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Mental health hearing concludes, now it's up to a judge to decide if killer should be killed

Dru Sjodin's mother, Linda Walker, right, talks about a court hearing for convicted killer Alfonso Rodriguez Jr. in 2013 outside the federal courthouse in Fargo. At left are Sjodin's father, Allan Sjodin, and Linda Sjodin. Forum file photo1 / 3
Alfonso Rodriguez Jr. listens at his bail hearing on a kidnapping charge in Northeast Central District Court in Grand Forks on Dec. 4, 2003. Forum file photo2 / 3
Dru Sjodin was abducted outside a Grand Forks mall and killed in 2003. 3 / 3

FARGO — A court hearing that lasted nearly two weeks is over, but it will be many months before Judge Ralph Erickson rules on the question of whether convicted killer Alfonso Rodriguez Jr. is intellectually disabled and therefore ineligible to be executed for the kidnapping and murder of 22-year-old Dru Sjodin.

The hearing that began Jan. 28 in federal court in Fargo wrapped up Thursday, Feb. 7, with Erickson giving lawyers a total of four months to file briefs on the mental health issue, though that timetable will not start until a transcript of the hearing has been completed.

In addition to the mental health issue, a number of other post-conviction matters also await rulings from Erickson, including defense claims that false testimony was allowed to be heard by jurors during Rodriguez's 2006 trial.

Rodriguez was convicted at that trial of kidnapping and killing Sjodin and he was sentenced to death.

Sjodin, who grew up in Pequot Lakes, Minn., was a student at the University of North Dakota in 2003 when she was abducted outside a Grand Forks mall. He body was found months later near Crookston, Minn., where Rodriguez lived with his mother.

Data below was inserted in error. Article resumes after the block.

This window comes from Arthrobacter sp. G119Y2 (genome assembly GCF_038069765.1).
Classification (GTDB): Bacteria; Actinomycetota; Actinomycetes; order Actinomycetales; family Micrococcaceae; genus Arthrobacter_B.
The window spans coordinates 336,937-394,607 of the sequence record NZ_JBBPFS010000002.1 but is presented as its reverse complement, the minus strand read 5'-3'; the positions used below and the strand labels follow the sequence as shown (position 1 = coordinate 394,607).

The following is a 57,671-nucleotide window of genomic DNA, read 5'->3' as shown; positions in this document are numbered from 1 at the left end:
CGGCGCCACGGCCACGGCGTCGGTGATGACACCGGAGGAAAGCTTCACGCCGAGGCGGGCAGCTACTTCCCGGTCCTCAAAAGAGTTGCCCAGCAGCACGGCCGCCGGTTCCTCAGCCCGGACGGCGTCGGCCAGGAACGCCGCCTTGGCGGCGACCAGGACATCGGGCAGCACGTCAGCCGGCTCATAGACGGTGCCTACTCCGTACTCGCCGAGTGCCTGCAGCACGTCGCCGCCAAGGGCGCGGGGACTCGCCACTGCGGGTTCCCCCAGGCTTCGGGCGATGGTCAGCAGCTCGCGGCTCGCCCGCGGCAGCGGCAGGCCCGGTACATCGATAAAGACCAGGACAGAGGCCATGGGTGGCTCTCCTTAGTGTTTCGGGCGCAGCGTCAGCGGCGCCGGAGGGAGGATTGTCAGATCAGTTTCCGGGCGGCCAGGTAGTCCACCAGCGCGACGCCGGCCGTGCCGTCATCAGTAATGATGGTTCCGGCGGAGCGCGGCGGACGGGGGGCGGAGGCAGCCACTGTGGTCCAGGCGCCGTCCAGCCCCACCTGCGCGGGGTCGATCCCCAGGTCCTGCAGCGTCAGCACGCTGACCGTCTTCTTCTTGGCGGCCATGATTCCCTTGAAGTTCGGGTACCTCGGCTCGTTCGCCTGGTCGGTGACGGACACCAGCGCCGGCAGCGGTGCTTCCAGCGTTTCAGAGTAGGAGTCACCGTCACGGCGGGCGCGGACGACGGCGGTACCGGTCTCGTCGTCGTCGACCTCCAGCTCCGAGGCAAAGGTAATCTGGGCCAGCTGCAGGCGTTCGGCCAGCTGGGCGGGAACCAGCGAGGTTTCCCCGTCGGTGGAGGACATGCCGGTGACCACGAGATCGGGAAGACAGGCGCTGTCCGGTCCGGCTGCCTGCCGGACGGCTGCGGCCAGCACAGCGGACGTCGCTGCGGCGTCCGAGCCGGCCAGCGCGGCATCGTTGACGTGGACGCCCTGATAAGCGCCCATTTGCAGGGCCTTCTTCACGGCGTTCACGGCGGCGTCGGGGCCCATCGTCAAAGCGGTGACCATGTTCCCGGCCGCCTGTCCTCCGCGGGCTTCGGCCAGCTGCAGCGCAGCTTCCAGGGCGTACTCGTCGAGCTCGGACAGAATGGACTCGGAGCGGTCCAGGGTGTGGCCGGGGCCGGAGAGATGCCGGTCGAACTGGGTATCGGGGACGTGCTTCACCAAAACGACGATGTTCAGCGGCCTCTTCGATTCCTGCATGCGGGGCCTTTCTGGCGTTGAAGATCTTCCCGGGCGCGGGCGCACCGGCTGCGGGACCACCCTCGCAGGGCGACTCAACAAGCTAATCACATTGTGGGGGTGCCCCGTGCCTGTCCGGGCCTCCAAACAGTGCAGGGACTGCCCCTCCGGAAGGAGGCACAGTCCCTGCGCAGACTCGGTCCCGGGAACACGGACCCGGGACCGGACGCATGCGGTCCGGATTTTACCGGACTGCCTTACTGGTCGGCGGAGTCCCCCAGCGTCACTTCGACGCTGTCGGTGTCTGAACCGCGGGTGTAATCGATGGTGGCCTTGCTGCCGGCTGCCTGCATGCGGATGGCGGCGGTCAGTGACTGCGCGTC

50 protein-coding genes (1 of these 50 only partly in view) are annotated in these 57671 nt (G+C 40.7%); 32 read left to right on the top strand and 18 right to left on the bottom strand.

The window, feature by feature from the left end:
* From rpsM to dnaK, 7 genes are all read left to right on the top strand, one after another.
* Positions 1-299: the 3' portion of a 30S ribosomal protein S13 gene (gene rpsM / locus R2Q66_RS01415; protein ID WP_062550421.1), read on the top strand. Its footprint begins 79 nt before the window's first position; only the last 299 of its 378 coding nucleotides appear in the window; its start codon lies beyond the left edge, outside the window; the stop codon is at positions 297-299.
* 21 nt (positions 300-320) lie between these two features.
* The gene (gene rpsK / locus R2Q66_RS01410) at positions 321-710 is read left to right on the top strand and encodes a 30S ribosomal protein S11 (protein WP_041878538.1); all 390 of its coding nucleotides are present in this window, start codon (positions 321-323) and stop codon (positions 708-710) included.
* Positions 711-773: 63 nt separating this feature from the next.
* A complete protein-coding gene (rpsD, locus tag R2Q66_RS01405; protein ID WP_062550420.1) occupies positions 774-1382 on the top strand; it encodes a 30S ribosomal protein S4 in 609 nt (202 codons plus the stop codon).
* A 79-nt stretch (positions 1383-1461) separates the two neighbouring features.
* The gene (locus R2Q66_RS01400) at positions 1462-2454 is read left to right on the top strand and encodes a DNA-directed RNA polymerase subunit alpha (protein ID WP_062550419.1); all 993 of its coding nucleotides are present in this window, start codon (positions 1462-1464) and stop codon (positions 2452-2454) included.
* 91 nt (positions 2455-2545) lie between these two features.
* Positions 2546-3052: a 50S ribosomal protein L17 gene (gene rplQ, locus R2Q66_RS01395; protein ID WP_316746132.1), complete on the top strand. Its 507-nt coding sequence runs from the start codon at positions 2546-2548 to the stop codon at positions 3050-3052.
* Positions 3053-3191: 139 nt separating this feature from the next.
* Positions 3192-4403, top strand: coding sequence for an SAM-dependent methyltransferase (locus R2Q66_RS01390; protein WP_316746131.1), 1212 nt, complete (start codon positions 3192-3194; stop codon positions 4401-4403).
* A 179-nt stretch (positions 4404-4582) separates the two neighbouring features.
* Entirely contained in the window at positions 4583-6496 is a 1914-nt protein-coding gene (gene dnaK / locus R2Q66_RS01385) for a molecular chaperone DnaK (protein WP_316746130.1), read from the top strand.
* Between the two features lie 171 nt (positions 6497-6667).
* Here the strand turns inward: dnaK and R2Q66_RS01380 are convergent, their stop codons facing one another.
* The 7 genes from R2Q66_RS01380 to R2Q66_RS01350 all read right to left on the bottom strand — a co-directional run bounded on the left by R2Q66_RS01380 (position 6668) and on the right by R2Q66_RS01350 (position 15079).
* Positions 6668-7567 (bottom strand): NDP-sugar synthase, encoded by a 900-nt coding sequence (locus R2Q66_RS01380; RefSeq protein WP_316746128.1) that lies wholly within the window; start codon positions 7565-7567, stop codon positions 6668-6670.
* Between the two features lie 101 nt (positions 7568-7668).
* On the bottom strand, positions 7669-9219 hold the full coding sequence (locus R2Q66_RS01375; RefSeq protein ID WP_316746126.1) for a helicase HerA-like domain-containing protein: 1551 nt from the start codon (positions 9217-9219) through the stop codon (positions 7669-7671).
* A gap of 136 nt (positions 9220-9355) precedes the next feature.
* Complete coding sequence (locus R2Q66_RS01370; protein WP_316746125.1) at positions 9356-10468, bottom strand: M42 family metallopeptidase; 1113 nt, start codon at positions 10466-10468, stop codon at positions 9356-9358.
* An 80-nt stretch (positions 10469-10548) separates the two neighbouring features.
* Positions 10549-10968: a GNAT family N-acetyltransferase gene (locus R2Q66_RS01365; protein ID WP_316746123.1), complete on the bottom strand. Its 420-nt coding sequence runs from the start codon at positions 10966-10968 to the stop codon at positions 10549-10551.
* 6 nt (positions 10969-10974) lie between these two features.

Expert witnesses testifying for the defense during the latest appeals hearing in the case argued that Rodriguez is intellectually disabled, possibly due to malnutrition as an infant as well as prenatal and early childhood exposure to toxic farm chemicals.

They said the diagnosis is reinforced by childhood IQ test scores in the 70s and a school history of flunking grades and repeating grade levels.

Experts testifying for the government said adult IQ test scores in the 80s placed Rodriguez above the traditional threshold to be considered intellectually disabled — typically considered to be an IQ of around 70 — and they said there was little evidence Rodriguez had adaptive deficits that would make it difficult for someone to live independently.

According to hearing testimony, determining if someone has an intellectual disability is predicated on three things: an IQ of about 70; findings that a person has deficits when it comes to adapting to the demands of everyday life; and a finding that the disability arose before a person turned 18 years old.

In general, an IQ score between 90 and 110 is considered average, according to online sources.

Defense experts said that because Rodriguez, 65, has been incarcerated nearly his entire adult life judging how well he might function on his own was difficult.

Pointing to his early years, defense experts cited comments from a sister of Rodriguez who said that although she was seven years younger than her brother, she always perceived him as like a young teen who needed watching over and protection.

Government experts countered that when Rodriguez was briefly free from prison in 2003 and before he was arrested for Sjodin's kidnapping, he essentially was a caregiver to his mother and was able to maintain his mother's house and yard.

For the nine days of the latest hearing the federal courtroom in Fargo was largely empty except for court personnel, witnesses and attorneys. Rodriguez did not attend, having waived his right to be present.

There was an audience, however.

Members of Sjodin's family, particularly her mother, Linda Walker, and her father, Allan Sjodin, were in the courtroom every day of the hearing.

Members of Sjodin's family declined to comment for this story.

Dave Olson
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